The teacup was a lovely, fragile thing of bone china, pure milk white in the thickest parts and transparent lavender-white in the thinnest areas of design. When it was held up to the light, these differences drew a pattern that was lovely and delicate. It was an antique, part of a collection that was used monthly, when it was her turn to host the bridge club. The members of the club always commented on whichever cup they had, admiring them and enjoying each one's uniqueness.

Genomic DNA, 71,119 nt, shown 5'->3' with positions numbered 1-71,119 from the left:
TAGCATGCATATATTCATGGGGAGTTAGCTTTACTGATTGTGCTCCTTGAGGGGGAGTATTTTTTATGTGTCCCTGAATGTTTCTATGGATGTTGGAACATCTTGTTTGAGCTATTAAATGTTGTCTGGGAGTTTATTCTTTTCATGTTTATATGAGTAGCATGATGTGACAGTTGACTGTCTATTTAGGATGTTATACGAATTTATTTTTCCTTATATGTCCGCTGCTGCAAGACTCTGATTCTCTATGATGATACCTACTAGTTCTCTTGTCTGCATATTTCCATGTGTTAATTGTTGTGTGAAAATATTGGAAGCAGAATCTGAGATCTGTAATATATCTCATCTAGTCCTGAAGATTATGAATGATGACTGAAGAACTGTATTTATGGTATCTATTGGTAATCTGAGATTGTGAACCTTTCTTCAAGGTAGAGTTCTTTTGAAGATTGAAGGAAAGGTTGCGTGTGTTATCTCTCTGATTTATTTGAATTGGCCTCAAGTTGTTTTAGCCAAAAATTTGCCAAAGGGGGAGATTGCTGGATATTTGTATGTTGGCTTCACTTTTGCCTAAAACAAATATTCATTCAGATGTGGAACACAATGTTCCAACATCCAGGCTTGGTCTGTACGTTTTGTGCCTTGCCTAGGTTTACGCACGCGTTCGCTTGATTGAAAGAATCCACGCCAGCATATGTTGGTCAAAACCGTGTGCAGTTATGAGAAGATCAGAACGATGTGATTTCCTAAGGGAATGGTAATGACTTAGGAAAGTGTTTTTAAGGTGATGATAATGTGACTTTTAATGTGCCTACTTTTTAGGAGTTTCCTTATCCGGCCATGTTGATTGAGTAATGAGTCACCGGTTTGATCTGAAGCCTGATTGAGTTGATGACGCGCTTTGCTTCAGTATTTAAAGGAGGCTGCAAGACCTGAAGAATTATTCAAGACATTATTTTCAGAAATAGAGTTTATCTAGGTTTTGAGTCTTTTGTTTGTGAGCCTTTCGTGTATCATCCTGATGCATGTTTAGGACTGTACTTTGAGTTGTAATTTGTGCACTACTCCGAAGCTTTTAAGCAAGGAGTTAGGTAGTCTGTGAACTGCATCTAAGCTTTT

Contents “Cannibalism?” by David O. Bales “Those Who Know What Armor Is For” by David O. Bales “Choose This Day” by John Fitzgerald
Cannibalism? by David O. Bales John 6:56-69
“What’s with Rufus?” Longinus asked. “Makes sense he wants to dash to the village every moment he’s off duty, but when I ask him if he wants to go trolling the streets with me, he says ‘no.’ He always used to.”
According to the story, once when the great Greek mathematician Euclid was teaching a king about geometry his pupil complained because the subject was hard. Wasn’t there an easier path to knowledge? Euclid informed the king that there is no royal road to learning.